We have previously considered the impact on sole traders and partnerships of the proposed basis period reform (which is part of the government’s plans for Making Tax Digital for Income Tax Self Assessment. This reform was originally due to take effect in the 2022/23 tax year but has now been deferred until 2023/24. This means that there is still time for accountants and their clients to consider the position if their year-end is not coterminous with the tax year and to take steps to minimise the impact of the new measures.
How are the rules changing? A reminder Currently, self-employed individuals and members of partnerships are charged Income Tax on the profits arising from their activities. Ordinarily, the profits arising in the accounting period which ends in a tax year are taxed. So, for a business with a June accounting year end, the tax liability for the 2022/23 tax year will be those arising in the year ended 30 June 2022.
This is known as the ‘accounting year basis’. However, these rules can be complex, especially in the opening years of a business. It can also lead to a time-lag between profits being earned and when tax is due. In the example above, tax would not be due on the profits for the period from 1 July 2021-30 June 2022 until 31 January 2024.
This reform changes the taxation of profits to a ‘tax year basis’ with effect from the tax year 2024-25, so that a business’s profit or loss for a tax year is the profit or loss arising in the tax year itself, regardless of the business’s accounting date. 2023/24 will be the transition year from the current accounting year basis to the new tax year basis. During the transition year, many businesses will experience double taxation. This is because they will be taxed not only on 12 months’ worth of profits from the end of the previous 2022/23 basis period, but there will also be additional ‘transitional profit’ to bring the figures in line with the tax year.
Let’s take an example of a partner who has an annual profit share of £80,000 and the partnership accounts are drawn up to 30 June. The overlap profits brought forward are £10,000. The taxable profits in the 2022/23 and 2023/24 tax years would be as shown on the previous page. This is likely to present huge challenges to cash flow and a corresponding reduction in the cash available for drawings. To assist with this, the ‘excess profits’ in the transition year (£50,000 in the above example) can be spread across five years, meaning tax is paid on an extra £10k profits each year from 2023/24 – 2027/28 inclusive.
How will it impact farming clients?
Farmers and their advisers already must factor farmers’ averaging and the hobby farming rules into any tax planning and the basis period reform will add a further layer of complexity. Combined with the fact that many farmers are embarking on diversification projects, farmers’ tax has never been so complicated! Whilst any transitional profits will be ignored for farmers averaging calculations, some farmers and landowners could still find themselves tipped into a higher tax bracket because of the accelerated profits.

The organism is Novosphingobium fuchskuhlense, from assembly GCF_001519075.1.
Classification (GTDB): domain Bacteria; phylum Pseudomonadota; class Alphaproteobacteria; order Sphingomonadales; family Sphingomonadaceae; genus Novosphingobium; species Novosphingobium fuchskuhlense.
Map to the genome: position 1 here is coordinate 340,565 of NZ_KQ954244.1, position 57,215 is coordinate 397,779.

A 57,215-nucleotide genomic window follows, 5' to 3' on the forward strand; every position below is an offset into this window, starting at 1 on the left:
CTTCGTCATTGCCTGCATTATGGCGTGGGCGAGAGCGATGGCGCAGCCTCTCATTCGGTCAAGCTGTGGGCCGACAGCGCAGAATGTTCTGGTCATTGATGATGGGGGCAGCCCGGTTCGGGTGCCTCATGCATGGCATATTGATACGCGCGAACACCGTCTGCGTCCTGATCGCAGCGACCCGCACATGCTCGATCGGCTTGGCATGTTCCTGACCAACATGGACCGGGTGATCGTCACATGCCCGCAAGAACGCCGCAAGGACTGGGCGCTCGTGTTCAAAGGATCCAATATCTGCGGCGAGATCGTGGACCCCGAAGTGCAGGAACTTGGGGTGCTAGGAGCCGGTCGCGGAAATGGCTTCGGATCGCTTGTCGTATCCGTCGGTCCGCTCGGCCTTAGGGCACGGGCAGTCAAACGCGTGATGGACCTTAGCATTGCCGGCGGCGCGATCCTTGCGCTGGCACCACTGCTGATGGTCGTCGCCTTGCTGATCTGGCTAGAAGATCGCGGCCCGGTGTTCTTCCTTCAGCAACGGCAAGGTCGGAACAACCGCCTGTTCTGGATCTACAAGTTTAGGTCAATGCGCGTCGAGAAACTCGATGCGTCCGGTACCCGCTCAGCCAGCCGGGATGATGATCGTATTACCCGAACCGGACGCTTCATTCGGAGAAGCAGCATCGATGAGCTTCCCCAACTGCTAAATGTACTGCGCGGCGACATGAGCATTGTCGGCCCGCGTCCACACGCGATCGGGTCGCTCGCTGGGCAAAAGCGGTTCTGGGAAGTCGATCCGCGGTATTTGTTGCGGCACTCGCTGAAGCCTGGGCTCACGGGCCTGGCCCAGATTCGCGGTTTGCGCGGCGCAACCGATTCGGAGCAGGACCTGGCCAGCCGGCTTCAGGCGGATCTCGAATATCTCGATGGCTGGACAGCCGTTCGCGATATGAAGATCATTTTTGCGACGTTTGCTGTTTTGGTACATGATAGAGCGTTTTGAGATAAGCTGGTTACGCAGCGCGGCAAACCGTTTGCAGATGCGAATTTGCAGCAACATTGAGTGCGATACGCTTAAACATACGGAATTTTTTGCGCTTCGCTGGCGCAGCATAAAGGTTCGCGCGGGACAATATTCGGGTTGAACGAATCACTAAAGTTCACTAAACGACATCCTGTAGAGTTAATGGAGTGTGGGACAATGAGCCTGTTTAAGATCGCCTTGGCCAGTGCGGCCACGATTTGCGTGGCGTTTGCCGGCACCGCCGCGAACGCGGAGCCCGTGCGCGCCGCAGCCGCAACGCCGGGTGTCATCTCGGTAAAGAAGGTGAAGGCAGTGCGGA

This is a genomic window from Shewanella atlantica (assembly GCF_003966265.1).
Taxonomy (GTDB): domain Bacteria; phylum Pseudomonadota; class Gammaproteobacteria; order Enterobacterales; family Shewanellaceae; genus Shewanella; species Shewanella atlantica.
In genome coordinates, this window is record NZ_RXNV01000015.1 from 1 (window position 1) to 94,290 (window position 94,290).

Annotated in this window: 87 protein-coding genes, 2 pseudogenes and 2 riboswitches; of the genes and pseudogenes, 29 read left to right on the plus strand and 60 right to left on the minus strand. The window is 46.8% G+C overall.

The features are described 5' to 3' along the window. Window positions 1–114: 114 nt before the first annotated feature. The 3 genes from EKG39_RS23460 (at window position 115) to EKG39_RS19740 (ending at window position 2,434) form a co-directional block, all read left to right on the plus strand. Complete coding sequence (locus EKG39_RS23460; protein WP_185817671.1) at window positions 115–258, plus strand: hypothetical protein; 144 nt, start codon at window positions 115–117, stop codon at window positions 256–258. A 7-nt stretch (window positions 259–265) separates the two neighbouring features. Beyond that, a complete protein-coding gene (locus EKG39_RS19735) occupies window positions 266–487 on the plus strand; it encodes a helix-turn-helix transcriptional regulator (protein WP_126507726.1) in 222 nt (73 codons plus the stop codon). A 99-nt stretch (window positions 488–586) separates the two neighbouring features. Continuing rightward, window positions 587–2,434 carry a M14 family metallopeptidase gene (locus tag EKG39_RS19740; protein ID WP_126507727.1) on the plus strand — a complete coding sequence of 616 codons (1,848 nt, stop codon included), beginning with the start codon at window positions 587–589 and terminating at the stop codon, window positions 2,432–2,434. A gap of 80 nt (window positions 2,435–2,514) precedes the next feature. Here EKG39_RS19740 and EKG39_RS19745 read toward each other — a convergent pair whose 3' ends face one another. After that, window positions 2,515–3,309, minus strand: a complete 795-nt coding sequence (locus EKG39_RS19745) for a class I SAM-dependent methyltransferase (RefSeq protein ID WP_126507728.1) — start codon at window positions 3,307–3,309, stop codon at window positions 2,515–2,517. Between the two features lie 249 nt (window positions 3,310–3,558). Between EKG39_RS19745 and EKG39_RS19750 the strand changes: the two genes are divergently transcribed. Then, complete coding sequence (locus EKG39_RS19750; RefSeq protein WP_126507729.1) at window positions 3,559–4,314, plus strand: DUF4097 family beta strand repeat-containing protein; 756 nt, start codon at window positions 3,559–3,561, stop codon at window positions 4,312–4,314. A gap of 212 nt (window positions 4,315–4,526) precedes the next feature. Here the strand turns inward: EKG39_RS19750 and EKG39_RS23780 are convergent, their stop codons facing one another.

As seen in the example above, any ‘overlap profits’ from the early years of the business can be used to reduce the taxable profit in the transition year. Farm accountants will therefore need to identify available overlap profits sooner rather than later. However, with many family farming businesses having been set up before the advent of Self-Assessment in 1996, locating the paperwork to determine the correct overlap position may not be straightforward.
Should farmers change their year end?
If a farmer decides to adjust their year-end ahead of the reform, careful consideration should be given to the potential impact on their averaging calculations. With regards to the ‘hobby farming rules’ (which historically have stated that a profit must be made every six years), these must be calculated in accordance with the tax year. Moving to a coterminous year end will therefore make it much simpler for the farm accountants to ensure they do not fall foul of the loss restriction rules.
There may be accounting issues to overcome if farmers wish to align their accounting period to the tax year (eg stock valuations). The opportunity for post year-end tax planning is made more difficult with a co-terminous year end. In the example above where accounts are drawn up to 30 June, the partners then have until the following 5 April to decide how much they should put into their pension. This 9 month ‘planning window’ would disappear with a 5 April year end. It could, however, also cause complications for farmers if their current year end is retained; the complexities of changing to a tax year end might simply be replaced with different (and potentially greater) complexities of having to apportion profits and arrive at estimates for tax returns.
If a farmer is planning some big equipment purchases, an extended trading period may not result in much (if any) additional tax. In this case, there would be an argument in favour of changing the year end ahead of the proposed reforms, particularly with the £1m Annual Investment Allowance (AIA) now available until 31 March 2023.
How can we help? At Scrutton Bland, our team can forecast any additional tax liabilities that might arise as a result of the proposed reforms and consider whether it would be advantageous for you to change your year end. We can also suggest planning opportunities that may lower the amount of tax due (eg the timing of the acquisition of plant and machinery) and assist you if you are considering incorporating your business. Please reach out to a member of the team to dicsuss this further.